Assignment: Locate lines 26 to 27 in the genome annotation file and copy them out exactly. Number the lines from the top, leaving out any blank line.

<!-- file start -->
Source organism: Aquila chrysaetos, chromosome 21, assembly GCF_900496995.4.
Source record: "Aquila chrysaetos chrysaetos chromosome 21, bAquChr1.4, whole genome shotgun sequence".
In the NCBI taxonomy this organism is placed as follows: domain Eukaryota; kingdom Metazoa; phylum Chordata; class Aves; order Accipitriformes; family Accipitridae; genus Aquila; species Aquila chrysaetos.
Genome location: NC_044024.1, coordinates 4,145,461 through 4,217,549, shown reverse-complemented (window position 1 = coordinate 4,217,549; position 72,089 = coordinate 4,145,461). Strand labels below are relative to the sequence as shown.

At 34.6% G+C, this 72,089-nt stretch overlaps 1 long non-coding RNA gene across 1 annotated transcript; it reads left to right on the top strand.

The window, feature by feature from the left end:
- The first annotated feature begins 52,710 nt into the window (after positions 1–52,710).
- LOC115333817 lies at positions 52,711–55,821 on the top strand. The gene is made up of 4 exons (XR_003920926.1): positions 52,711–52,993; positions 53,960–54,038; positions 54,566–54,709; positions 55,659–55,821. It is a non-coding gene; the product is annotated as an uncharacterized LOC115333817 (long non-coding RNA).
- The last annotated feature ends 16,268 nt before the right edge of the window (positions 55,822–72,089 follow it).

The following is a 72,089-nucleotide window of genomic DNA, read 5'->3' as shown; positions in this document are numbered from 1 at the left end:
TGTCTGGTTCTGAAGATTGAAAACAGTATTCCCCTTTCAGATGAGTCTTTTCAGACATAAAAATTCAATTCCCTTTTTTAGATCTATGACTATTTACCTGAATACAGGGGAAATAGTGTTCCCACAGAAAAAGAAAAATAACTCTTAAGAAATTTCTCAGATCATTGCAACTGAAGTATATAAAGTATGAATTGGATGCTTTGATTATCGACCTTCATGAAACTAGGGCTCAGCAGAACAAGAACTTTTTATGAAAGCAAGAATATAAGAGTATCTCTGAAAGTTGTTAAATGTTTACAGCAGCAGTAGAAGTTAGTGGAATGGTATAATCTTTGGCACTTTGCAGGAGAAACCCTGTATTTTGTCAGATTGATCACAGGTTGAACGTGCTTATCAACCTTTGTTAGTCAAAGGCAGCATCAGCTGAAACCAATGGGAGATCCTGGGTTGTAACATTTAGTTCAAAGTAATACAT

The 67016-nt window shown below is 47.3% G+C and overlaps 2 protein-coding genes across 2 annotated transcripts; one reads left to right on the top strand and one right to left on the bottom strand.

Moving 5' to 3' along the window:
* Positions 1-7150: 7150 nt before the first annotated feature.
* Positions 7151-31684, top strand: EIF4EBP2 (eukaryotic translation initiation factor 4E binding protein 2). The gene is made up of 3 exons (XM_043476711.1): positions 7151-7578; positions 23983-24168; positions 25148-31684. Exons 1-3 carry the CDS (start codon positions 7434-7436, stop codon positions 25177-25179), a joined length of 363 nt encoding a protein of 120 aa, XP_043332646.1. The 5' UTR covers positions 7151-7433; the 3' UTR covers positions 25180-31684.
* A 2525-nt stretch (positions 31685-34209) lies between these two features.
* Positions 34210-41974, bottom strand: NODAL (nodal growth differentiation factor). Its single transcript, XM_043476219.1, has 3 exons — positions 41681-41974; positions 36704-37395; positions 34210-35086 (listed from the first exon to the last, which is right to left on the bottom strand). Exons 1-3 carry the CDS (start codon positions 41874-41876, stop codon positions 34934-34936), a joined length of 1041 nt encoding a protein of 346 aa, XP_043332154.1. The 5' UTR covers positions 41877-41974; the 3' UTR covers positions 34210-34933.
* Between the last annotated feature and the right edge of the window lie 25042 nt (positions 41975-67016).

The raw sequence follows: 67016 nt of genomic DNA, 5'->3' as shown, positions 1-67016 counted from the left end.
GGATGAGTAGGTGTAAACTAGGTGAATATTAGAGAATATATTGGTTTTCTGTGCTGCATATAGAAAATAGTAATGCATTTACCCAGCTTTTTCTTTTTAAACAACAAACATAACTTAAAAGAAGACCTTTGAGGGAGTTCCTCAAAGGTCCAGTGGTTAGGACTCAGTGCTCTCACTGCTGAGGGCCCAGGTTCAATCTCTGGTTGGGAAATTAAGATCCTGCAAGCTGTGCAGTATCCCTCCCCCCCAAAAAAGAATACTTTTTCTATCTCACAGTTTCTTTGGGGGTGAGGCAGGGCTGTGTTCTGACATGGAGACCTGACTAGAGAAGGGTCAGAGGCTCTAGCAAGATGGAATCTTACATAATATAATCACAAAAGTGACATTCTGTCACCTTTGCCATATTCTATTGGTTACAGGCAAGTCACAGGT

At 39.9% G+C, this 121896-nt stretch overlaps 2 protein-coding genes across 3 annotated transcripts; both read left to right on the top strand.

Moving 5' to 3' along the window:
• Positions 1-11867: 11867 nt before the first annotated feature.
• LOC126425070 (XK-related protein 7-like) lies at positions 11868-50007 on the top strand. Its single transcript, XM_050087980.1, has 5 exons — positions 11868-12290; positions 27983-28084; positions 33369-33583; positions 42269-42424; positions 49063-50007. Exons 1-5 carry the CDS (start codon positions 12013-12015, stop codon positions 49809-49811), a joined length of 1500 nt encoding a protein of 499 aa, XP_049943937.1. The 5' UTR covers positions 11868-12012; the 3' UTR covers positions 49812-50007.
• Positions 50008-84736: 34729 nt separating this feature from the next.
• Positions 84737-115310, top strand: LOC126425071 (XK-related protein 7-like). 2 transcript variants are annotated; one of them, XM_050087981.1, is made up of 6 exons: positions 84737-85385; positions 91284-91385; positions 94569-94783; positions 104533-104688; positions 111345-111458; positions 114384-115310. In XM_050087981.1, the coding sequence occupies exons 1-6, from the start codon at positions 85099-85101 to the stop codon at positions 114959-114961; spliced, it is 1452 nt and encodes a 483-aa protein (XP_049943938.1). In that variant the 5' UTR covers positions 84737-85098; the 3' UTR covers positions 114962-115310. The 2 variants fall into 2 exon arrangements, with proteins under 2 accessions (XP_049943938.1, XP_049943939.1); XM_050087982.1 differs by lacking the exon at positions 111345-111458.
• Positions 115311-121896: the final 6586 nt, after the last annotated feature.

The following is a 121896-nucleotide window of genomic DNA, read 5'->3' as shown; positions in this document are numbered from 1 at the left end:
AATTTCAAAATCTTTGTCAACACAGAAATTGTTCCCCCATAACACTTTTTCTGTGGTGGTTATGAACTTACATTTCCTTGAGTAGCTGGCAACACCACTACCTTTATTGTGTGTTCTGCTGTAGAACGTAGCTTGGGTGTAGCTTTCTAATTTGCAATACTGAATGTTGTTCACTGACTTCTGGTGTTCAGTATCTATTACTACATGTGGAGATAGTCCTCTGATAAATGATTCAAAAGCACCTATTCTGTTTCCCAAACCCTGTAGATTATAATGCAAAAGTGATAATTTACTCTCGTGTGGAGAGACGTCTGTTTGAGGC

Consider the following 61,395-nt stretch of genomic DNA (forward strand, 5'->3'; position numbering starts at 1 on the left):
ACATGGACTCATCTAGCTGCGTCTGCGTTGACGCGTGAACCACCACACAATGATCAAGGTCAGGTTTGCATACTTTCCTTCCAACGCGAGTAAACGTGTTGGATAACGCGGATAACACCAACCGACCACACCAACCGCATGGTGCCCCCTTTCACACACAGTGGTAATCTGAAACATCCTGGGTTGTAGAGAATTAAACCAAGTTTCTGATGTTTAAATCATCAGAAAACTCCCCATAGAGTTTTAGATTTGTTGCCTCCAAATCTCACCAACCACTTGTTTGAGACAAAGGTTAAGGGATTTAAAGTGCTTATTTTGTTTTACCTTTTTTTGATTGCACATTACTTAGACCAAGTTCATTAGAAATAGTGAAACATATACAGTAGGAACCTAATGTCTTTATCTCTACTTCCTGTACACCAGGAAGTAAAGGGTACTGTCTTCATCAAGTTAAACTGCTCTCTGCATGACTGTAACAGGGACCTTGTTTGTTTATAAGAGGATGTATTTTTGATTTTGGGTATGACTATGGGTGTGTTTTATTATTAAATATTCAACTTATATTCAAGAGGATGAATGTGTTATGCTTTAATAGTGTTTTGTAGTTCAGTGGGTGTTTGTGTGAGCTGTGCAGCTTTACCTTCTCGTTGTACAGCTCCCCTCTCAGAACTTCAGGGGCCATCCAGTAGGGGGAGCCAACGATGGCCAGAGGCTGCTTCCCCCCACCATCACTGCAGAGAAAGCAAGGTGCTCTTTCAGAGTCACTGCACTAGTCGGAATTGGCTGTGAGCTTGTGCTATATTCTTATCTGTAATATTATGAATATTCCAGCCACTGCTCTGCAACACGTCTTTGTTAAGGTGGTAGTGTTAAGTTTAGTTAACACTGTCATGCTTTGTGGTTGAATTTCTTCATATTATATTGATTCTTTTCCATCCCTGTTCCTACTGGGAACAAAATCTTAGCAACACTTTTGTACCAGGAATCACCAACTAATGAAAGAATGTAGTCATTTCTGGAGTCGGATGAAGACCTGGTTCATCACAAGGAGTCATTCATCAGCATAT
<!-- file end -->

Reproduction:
• Positions 84737-115310, top strand: LOC126425071 (XK-related protein 7-like). 2 transcript variants are annotated; one of them, XM_050087981.1, is made up of 6 exons: positions 84737-85385; positions 91284-91385; positions 94569-94783; positions 104533-104688; positions 111345-111458; positions 114384-115310. In XM_050087981.1, the coding sequence occupies exons 1-6, from the start codon at positions 85099-85101 to the stop codon at positions 114959-114961; spliced, it is 1452 nt and encodes a 483-aa protein (XP_049943938.1). In that variant the 5' UTR covers positions 84737-85098; the 3' UTR covers positions 114962-115310. The 2 variants fall into 2 exon arrangements, with proteins under 2 accessions (XP_049943938.1, XP_049943939.1); XM_050087982.1 differs by lacking the exon at positions 111345-111458.
• Positions 115311-121896: the final 6586 nt, after the last annotated feature.